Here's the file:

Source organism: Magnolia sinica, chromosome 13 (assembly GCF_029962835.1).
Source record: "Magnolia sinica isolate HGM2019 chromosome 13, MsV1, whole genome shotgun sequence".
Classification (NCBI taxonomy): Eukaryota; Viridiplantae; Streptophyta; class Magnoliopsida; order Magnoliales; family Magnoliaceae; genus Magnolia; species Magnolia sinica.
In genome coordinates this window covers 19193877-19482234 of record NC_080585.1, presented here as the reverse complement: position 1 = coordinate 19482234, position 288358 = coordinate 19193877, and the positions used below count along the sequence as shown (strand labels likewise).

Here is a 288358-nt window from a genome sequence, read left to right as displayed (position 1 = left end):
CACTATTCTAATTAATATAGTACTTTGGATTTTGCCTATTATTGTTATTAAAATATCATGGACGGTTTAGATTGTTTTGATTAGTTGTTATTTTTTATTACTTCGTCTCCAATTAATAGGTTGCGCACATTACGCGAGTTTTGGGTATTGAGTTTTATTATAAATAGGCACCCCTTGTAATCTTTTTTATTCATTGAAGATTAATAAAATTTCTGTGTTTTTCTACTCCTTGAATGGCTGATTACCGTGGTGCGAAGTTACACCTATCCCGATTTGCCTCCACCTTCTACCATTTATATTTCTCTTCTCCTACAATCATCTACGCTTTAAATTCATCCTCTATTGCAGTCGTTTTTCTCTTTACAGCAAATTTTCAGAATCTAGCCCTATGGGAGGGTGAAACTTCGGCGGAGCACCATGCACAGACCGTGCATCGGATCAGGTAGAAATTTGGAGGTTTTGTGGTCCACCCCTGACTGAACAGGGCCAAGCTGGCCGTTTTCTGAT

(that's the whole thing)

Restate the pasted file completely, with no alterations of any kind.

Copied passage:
Source organism: Magnolia sinica, chromosome 13 (assembly GCF_029962835.1).
Source record: "Magnolia sinica isolate HGM2019 chromosome 13, MsV1, whole genome shotgun sequence".
Classification (NCBI taxonomy): Eukaryota; Viridiplantae; Streptophyta; class Magnoliopsida; order Magnoliales; family Magnoliaceae; genus Magnolia; species Magnolia sinica.
In genome coordinates this window covers 19193877-19482234 of record NC_080585.1, presented here as the reverse complement: position 1 = coordinate 19482234, position 288358 = coordinate 19193877, and the positions used below count along the sequence as shown (strand labels likewise).

Here is a 288358-nt window from a genome sequence, read left to right as displayed (position 1 = left end):
CACTATTCTAATTAATATAGTACTTTGGATTTTGCCTATTATTGTTATTAAAATATCATGGACGGTTTAGATTGTTTTGATTAGTTGTTATTTTTTATTACTTCGTCTCCAATTAATAGGTTGCGCACATTACGCGAGTTTTGGGTATTGAGTTTTATTATAAATAGGCACCCCTTGTAATCTTTTTTATTCATTGAAGATTAATAAAATTTCTGTGTTTTTCTACTCCTTGAATGGCTGATTACCGTGGTGCGAAGTTACACCTATCCCGATTTGCCTCCACCTTCTACCATTTATATTTCTCTTCTCCTACAATCATCTACGCTTTAAATTCATCCTCTATTGCAGTCGTTTTTCTCTTTACAGCAAATTTTCAGAATCTAGCCCTATGGGAGGGTGAAACTTCGGCGGAGCACCATGCACAGACCGTGCATCGGATCAGGTAGAAATTTGGAGGTTTTGTGGTCCACCCCTGACTGAACAGGGCCAAGCTGGCCGTTTTCTGAT